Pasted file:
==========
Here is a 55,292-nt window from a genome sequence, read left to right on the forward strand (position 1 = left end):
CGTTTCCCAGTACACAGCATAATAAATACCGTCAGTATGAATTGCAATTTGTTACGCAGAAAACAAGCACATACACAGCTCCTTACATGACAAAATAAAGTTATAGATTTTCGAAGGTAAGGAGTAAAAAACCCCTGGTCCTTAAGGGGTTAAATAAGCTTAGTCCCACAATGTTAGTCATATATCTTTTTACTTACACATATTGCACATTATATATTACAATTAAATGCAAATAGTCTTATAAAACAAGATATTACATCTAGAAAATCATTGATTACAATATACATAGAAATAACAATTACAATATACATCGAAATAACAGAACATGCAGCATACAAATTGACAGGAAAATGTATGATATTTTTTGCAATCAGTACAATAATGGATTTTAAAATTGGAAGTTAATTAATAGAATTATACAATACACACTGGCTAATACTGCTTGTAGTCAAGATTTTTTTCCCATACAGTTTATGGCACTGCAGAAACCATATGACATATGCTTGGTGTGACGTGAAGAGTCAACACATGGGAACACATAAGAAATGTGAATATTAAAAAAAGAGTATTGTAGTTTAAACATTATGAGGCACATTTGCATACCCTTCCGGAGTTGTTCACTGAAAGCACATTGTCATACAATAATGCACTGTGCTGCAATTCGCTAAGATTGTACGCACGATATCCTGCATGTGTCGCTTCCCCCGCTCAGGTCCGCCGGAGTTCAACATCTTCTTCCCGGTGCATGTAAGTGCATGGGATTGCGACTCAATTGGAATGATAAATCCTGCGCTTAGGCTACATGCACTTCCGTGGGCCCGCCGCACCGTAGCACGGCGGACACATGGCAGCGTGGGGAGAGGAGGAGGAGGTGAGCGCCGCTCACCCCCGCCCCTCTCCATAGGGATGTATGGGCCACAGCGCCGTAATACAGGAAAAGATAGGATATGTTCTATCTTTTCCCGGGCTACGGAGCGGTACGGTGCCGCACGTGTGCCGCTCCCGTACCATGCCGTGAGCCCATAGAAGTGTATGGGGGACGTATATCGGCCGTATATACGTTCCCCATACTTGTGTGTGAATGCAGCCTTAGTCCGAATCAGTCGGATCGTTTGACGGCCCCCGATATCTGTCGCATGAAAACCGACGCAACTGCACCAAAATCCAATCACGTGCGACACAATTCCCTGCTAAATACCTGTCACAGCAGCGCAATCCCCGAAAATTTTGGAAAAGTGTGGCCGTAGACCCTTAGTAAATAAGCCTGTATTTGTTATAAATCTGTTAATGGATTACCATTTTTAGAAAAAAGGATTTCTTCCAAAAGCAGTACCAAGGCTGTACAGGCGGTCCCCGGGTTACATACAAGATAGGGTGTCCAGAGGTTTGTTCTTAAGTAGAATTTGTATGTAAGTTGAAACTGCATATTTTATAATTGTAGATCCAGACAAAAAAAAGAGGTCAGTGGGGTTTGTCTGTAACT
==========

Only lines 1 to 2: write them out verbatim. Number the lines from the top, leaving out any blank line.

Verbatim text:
Here is a 55,292-nt window from a genome sequence, read left to right on the forward strand (position 1 = left end):
CGTTTCCCAGTACACAGCATAATAAATACCGTCAGTATGAATTGCAATTTGTTACGCAGAAAACAAGCACATACACAGCTCCTTACATGACAAAATAAAGTTATAGATTTTCGAAGGTAAGGAGTAAAAAACCCCTGGTCCTTAAGGGGTTAAATAAGCTTAGTCCCACAATGTTAGTCATATATCTTTTTACTTACACATATTGCACATTATATATTACAATTAAATGCAAATAGTCTTATAAAACAAGATATTACATCTAGAAAATCATTGATTACAATATACATAGAAATAACAATTACAATATACATCGAAATAACAGAACATGCAGCATACAAATTGACAGGAAAATGTATGATATTTTTTGCAATCAGTACAATAATGGATTTTAAAATTGGAAGTTAATTAATAGAATTATACAATACACACTGGCTAATACTGCTTGTAGTCAAGATTTTTTTCCCATACAGTTTATGGCACTGCAGAAACCATATGACATATGCTTGGTGTGACGTGAAGAGTCAACACATGGGAACACATAAGAAATGTGAATATTAAAAAAAGAGTATTGTAGTTTAAACATTATGAGGCACATTTGCATACCCTTCCGGAGTTGTTCACTGAAAGCACATTGTCATACAATAATGCACTGTGCTGCAATTCGCTAAGATTGTACGCACGATATCCTGCATGTGTCGCTTCCCCCGCTCAGGTCCGCCGGAGTTCAACATCTTCTTCCCGGTGCATGTAAGTGCATGGGATTGCGACTCAATTGGAATGATAAATCCTGCGCTTAGGCTACATGCACTTCCGTGGGCCCGCCGCACCGTAGCACGGCGGACACATGGCAGCGTGGGGAGAGGAGGAGGAGGTGAGCGCCGCTCACCCCCGCCCCTCTCCATAGGGATGTATGGGCCACAGCGCCGTAATACAGGAAAAGATAGGATATGTTCTATCTTTTCCCGGGCTACGGAGCGGTACGGTGCCGCACGTGTGCCGCTCCCGTACCATGCCGTGAGCCCATAGAAGTGTATGGGGGACGTATATCGGCCGTATATACGTTCCCCATACTTGTGTGTGAATGCAGCCTTAGTCCGAATCAGTCGGATCGTTTGACGGCCCCCGATATCTGTCGCATGAAAACCGACGCAACTGCACCAAAATCCAATCACGTGCGACACAATTCCCTGCTAAATACCTGTCACAGCAGCGCAATCCCCGAAAATTTTGGAAAAGTGTGGCCGTAGACCCTTAGTAAATAAGCCTGTATTTGTTATAAATCTGTTAATGGATTACCATTTTTAGAAAAAAGGATTTCTTCCAAAAGCAGTACCAAGGCTGTACAGGCGGTCCCCGGGTTACATACAAGATAGGGTGTCCAGAGGTTTGTTCTTAAGTAGAATTTGTATGTAAGTTGAAACTGCATATTTTATAATTGTAGATCCAGACAAAAAAAAGAGGTCAGTGGGGTTTGTCTGTAACT